A moment like this could easily arrive in Richmond. More than a decade ago, Chevron suggested publicly that it might also close the Richmond facility in a time of high crude prices and low profit margins. But when asked recently about the Richmond activists’ campaigns for a just transition, a Chevron spokesperson said that the company has no intention of shuttering the facility, insisting that “the world remains hungry for transportation fuels” and that “Chevron is excited about Richmond’s future.” The company also points to a range of pilot projects it’s undertaking to produce hydrogen, including one in Richmond that will generate hydrogen from methane that is off-gassing from a landfill.
But some analyses show that hydrogen production can be more carbon-intensive than even conventional fossil-fuel power, particularly when that hydrogen is produced with natural gas—which is true of 95 percent of US-made hydrogen. Moreover, it’s not clear that transitioning to hydrogen or alternative fuels can sustain old fossil-fuel industrial sites—even a rosy report produced with industry consultation predicted that hydrogen could make up between 1 and 14 percent of US energy demand by 2050. Oil currently represents 36 percent of American energy use. Some community members and leaders in Richmond take a dim view of Chevron’s hydrogen plans. “It’s a lot of greenwashing that we’re very suspicious of,” McLaughlin says.
The state of California has only begun to plan what happens to its refineries, and many unanswered questions remain about the fate of the facilities, their workers, and the communities that live around them. Last year, the California Air Resources Board released a new scoping plan for the state’s signature climate change law that assumes a “phasedown” but not a complete “phaseout” of oil and gas operations by 2045—relying on measures like carbon capture and storage to zero out what remains. Earlier this year, Governor Gavin Newsom signed into law an effort to prevent oil companies from unreasonably spiking the price of gas that also requires the state to put together a “Transportation Fuels Transition Plan.” But according to written comments from the Asian Pacific Environmental Network, that plan “falls far short of meeting the needs for things like cleanup and repurposing of refinery lands, gap funding for public services, and assistance for displaced fossil fuel workers.” In the 2022–23 budget cycle, Newsom allocated $40 million to a fund to support displaced oil and gas workers and another $20 million in Los Angeles and Kern counties to train such workers to plug out-of-commission oil wells—so far just a one-time investment. The state didn’t renew its support for the program in its most recent budget.
In last November’s elections, progressives in Richmond took a wide majority—five of seven seats—on the City Council, and Eduardo Martinez won the city’s mayoral race. Since then, city leaders have become even more direct about pushing for an end to refining activities. “We want to decommission Chevron,” McLaughlin says straightforwardly, and “we want good clean jobs for our residents.” Community leaders and activists are also researching what legal tools Richmond could deploy, says Mayor Martinez, to push the company to set aside money for land cleanup. (If the Chevron refinery shuts down, there will be nearly 3,000 acres of land to contend with—much of which may be highly contaminated.) Such a requirement could begin only after 2025, after a legal settlement over taxes between Chevron and the city runs its course.
Last year, Los Angeles, which sits on an active oil field, enacted a plan to shut down all drilling within city limits by no later than 2042. To do this, it will rely on “police powers, which are basically powers that local governments have—authority over the health and safety of their residents,” says Maya Golden-Krasner, an attorney at the Center for Biological Diversity. The LA drilling ban also needs to survive legal challenges from multiple oil companies over a range of issues, including whether it constitutes an unconstitutional “taking”—the seizure of private property without compensation. Still, Richmond could try the same. But there are many more jobs—especially union jobs—at stake in refineries than in the operation of oil wells. If Richmond is going to undertake a just transition at a local level, it will need to find a common vision that speaks to both the hopes of residents and the needs of the workers whose livelihoods are at stake.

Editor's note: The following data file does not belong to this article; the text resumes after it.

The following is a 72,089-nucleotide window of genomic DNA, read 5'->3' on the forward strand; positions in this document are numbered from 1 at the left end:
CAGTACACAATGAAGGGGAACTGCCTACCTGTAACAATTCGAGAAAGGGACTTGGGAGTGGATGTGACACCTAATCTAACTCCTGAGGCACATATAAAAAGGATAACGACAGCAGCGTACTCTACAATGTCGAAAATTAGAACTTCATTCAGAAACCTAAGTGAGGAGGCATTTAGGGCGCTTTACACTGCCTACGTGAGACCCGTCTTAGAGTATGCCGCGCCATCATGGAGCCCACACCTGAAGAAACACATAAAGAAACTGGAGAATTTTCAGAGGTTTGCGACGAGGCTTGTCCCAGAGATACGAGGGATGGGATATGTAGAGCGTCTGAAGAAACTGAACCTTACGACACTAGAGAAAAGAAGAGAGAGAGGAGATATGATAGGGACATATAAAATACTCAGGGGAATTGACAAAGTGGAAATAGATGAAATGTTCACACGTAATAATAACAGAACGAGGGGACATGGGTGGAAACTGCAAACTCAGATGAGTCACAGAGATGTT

Cantú, who is now a member of the RPA steering committee, is still leading the charge on this. Recently, she encouraged Frank Ungo to apply to participate on an advisory committee on air pollution, and she’s continued to organize a grassroots effort with Chevron workers and local residents to document instances of flaring and air-quality concerns. The podcast has ended, but the project gave the community a trove of data about what residents want. “There were concerns from workers and community members [about] the toxic land,” she says. “Also, looking at reparations, some type of right to have healthcare for long-term chronic health burdens that have been placed on the community.” Cantú feels that those ideas are the seeds of new local policies.
B.K. White—who was fired by Chevron, a move he claims was retaliation for his leadership in the strike—became Mayor Martinez’s policy director in early 2023. White still does not hold the same views as some of the more aggressively anti-oil progressives in the city. “We believe in the regulation of industry and not the abolition of the industry,” White said recently—with “we” referring to the labor movement. But he’s not sentimental about the oil industry. Just transition is “about what happens to your workers when you close the gates,” he said. “We don’t mourn for the deaths of the industries, you know. We’re overwhelmed with sympathy and concern for the communities and the people that are left behind by the vacuum that’s created in these societies that are heavily dependent on singular, dying industries.” Oil, White admits, is dying, and Richmond can’t depend on it any longer.
Editor’s Note: An earlier version of this article said that California slashed funds to support and retrain displaced oil and gas workers in its most recent budget. In fact, new funding was not included in the most recent budget; however, the original funds can be spent until 2025.